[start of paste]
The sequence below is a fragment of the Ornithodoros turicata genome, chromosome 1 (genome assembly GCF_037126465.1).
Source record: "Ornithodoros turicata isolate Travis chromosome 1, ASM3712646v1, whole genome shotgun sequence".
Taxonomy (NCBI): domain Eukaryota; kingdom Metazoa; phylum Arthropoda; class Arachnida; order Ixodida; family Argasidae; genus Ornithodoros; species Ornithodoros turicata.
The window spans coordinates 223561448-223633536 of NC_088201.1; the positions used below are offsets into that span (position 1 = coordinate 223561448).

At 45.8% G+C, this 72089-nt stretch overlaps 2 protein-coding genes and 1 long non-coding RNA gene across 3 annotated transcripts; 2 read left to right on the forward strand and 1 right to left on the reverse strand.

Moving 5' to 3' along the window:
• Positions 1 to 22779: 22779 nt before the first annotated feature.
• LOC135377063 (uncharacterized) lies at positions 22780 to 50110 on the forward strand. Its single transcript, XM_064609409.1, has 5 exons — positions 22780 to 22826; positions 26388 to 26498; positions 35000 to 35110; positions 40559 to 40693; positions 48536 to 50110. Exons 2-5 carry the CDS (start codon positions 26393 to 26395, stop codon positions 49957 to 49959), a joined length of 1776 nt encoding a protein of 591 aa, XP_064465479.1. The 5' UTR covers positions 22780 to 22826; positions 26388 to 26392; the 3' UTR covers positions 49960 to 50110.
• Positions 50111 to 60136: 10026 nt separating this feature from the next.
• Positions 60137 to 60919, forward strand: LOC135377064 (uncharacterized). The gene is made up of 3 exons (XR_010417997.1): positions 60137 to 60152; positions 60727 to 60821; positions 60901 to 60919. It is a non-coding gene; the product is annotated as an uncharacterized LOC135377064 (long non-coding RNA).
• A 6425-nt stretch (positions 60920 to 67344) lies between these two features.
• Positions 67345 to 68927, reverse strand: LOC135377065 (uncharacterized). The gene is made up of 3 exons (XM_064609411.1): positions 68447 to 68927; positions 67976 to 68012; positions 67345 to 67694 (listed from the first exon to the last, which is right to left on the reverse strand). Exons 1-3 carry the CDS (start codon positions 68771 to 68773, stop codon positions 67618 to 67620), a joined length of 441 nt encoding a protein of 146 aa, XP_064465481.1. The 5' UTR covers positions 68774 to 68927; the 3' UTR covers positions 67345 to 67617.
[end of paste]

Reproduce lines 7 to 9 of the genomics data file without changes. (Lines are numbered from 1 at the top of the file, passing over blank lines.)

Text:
• Positions 1 to 22779: 22779 nt before the first annotated feature.
• LOC135377063 (uncharacterized) lies at positions 22780 to 50110 on the forward strand. Its single transcript, XM_064609409.1, has 5 exons — positions 22780 to 22826; positions 26388 to 26498; positions 35000 to 35110; positions 40559 to 40693; positions 48536 to 50110. Exons 2-5 carry the CDS (start codon positions 26393 to 26395, stop codon positions 49957 to 49959), a joined length of 1776 nt encoding a protein of 591 aa, XP_064465479.1. The 5' UTR covers positions 22780 to 22826; positions 26388 to 26392; the 3' UTR covers positions 49960 to 50110.
• Positions 50111 to 60136: 10026 nt separating this feature from the next.